March 27, 2023

In one of my insomnia episodes, I recalled the first time that I experienced an AirBnb (as in “air bed and breakfast)”, during our early travels. As you well know, it is the kind of service where property owners rent out their rooms or spaces in their homes to travellers looking for a place to stay. Back then, it was merely called “bed and breakfast.”
It was during our road trip with my parents and sisters to Belgium, The Netherlands, Luxembourg, and France that I was introduced to bed and breakfast accommodation.
In the early 80’s, although the different countries in Europe were easily accessible as they were in one continent, travelers needed to have a visa for each country that they intended to visit, and which must be presented at every border control. But Belgium, Netherlands, and Luxembourg, back then, had a unified visa called “BeNeLux” as they were in one region.
My sister Vangie who acted as our tour guide brought us to Luxembourg first as she knew a place where she and husband Joachim had stayed before. The house was a chalet situated in the Old Quarter (d’Stad) of Luxembourg City. The owners were a young couple with a six-year-old son. There were four comfortable bedrooms on the second floor with picture windows that overlooked the city’s old fortresses, cobbled streets and bridges.
On the night when we arrived, the young couple and their son graciously invited us to dinner where we were treated to the city’s popular “Bouneschlupp” – a thick soup with green beans, potatoes, bacon, carrots, leeks, onions, and milk. They told us their parents and grandparents were among the older citizens of Luxembourg. Over a bottle of wine to cap our dinner, they told us how Luxembourg, which is one of the smallest countries in the world, lost a big chunk of its territory to Belgium. It, however, gained so much autonomy and became Europe’s most powerful investment management center.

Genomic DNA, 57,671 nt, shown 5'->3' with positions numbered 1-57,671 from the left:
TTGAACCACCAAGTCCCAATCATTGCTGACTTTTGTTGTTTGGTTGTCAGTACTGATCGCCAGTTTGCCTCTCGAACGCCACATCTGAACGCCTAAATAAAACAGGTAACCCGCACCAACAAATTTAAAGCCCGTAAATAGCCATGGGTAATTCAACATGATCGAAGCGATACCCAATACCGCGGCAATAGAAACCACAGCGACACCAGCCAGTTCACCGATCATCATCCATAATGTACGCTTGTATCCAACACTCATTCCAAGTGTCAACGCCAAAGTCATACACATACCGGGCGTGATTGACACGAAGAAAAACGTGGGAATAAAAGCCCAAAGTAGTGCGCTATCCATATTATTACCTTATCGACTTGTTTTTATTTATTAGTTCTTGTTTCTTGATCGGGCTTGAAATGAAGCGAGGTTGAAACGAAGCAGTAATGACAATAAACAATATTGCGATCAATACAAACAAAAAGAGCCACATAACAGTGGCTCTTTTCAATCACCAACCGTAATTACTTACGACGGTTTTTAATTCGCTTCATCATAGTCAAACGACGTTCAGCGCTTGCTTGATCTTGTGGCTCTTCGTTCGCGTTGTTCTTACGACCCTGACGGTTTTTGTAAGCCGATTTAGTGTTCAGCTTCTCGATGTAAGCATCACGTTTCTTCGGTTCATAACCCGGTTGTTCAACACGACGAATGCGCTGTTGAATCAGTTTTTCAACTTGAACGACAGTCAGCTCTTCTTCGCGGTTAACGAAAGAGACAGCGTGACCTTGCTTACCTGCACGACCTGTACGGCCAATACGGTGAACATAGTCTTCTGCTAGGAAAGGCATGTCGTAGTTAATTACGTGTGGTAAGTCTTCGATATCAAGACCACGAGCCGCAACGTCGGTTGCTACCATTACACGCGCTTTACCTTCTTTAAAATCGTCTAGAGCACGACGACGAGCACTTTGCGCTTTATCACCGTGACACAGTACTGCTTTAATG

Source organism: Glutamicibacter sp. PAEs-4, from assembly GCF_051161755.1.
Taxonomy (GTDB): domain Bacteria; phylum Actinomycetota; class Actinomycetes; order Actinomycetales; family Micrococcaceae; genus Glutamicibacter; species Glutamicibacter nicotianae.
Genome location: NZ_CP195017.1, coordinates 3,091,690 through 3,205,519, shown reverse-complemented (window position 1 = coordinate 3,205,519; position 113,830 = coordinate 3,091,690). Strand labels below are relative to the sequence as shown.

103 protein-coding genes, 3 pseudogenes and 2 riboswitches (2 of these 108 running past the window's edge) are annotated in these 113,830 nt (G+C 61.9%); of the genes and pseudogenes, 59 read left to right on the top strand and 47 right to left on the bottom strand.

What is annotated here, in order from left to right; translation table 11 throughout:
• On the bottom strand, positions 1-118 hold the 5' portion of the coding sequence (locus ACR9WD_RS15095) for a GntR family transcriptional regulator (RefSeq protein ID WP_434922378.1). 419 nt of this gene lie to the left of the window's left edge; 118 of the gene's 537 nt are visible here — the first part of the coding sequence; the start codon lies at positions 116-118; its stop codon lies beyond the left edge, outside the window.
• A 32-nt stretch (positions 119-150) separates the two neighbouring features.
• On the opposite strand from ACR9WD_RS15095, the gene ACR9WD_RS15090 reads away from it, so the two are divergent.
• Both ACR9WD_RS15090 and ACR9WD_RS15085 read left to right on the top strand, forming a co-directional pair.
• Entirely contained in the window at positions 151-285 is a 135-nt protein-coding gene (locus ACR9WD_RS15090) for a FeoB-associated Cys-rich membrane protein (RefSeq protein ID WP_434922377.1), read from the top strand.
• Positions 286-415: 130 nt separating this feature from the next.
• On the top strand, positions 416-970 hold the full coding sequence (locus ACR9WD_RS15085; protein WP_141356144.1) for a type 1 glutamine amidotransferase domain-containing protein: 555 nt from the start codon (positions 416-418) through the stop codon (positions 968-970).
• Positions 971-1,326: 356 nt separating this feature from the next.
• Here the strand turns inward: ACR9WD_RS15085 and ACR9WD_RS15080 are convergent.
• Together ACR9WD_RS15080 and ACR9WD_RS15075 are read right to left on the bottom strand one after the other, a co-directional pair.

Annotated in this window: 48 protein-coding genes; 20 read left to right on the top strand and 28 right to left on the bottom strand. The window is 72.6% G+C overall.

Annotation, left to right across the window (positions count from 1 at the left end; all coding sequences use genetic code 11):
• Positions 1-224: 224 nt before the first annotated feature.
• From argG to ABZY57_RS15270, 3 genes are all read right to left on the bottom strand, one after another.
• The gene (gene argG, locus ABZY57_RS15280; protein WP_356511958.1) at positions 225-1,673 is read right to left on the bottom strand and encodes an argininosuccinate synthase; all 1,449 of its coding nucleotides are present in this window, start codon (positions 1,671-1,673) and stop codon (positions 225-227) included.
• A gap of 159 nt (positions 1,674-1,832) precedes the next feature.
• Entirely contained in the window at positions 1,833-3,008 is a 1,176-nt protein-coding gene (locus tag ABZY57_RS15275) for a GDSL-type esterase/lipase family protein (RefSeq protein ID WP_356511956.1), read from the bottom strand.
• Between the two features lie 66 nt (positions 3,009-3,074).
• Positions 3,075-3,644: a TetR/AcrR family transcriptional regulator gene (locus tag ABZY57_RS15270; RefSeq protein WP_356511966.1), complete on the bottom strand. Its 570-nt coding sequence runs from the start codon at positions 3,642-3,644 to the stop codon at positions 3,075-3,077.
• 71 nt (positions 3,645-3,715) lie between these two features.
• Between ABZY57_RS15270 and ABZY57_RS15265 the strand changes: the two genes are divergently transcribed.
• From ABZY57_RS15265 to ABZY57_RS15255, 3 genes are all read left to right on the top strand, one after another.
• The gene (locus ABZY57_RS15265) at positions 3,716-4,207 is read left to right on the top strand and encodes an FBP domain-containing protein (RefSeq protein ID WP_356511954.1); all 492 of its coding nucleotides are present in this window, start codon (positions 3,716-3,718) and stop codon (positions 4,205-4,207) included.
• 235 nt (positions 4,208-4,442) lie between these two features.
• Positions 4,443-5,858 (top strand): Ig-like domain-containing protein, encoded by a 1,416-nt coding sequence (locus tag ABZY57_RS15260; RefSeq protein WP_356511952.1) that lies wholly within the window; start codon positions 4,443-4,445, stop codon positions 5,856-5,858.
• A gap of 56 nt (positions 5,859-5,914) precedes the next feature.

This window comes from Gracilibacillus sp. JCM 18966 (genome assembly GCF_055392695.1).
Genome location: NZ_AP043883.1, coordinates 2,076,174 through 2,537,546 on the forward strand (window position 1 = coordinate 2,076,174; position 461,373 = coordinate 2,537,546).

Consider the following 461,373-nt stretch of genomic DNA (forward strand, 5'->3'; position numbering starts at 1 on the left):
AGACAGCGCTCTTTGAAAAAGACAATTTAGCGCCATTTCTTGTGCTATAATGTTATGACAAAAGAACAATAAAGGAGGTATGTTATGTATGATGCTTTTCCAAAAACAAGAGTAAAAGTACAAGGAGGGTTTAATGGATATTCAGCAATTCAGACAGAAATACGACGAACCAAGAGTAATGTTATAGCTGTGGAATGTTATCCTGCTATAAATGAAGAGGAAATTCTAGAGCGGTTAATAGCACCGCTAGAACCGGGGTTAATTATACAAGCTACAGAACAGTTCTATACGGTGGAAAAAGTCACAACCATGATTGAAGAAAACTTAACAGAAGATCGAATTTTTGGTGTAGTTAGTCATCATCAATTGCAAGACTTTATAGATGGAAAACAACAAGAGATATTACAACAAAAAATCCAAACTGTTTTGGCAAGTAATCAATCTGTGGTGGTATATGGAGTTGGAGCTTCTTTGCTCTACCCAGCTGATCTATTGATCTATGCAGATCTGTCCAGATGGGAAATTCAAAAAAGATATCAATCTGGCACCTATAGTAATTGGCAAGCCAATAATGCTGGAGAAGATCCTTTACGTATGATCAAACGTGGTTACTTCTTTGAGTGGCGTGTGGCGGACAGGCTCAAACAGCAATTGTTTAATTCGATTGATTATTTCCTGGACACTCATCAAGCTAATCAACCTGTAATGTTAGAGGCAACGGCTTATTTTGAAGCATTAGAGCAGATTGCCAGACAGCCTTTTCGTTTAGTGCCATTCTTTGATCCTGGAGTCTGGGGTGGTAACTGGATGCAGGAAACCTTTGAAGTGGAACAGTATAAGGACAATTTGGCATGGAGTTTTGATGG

The following day, after breakfast of “kaffi”, we went to the tourist information office to inquire about interesting places to go to.
After spending another night in Luxembourg, Vangie drove us to Bruges, Belgium. Upon arrival, we went to the tourist information office where we inquired from another friendly tourist information officer where to stay. Instead of a hotel or inn, she encouraged us to try home-stay. We agreed, and so the officer dialed a number on the telephone and called a house owner on their list. She spoke to someone after which she got a map and talked with Vangie, drawing on the map the direction to the house where we would be billeted. She also told us the daily room rates which included breakfast.
We arrived at the house five minutes later where a couple in their late 50s was waiting for us by the entrance of the house. The smiling couple ushered us into their living room where we got to know each other over a cup of tea and homemade biscuits. They told us that it would be their joy to bring and show us around their ancient city and would love to bring us to Ghent which was some 45 minutes drive from Bruges. Because of the couple’s eagerness and gentle persuasions, we agreed and so we stayed with them for four nights. During the nights we were together, the couple told us snippets of Belgian history and the loss of Napoleon in the Battle of Waterloo. The couple also gave my mom a veil of lace and for us, boxes of chocolates as souvenirs. Lace making is what Bruges is widely known for and, of course, Belgian chocolates are the best in the world. Mom whispered that the price of the rooms charged us could not compensate for the hospitality of our gracious hosts.
I could never forget what the Belgian tourism officer told me why they were encouraging their residents to open their homes to tourists, providing safeguards for the purpose. She said to really know the culture of a place and appreciate its people, you must feel the warmth of their smiles and the enthusiasm of the inhabitants who grew with the city’s history, to interact with its visitors. There must be a lesson to be learned there – building hotels vis-à-vis building bridges of friendship.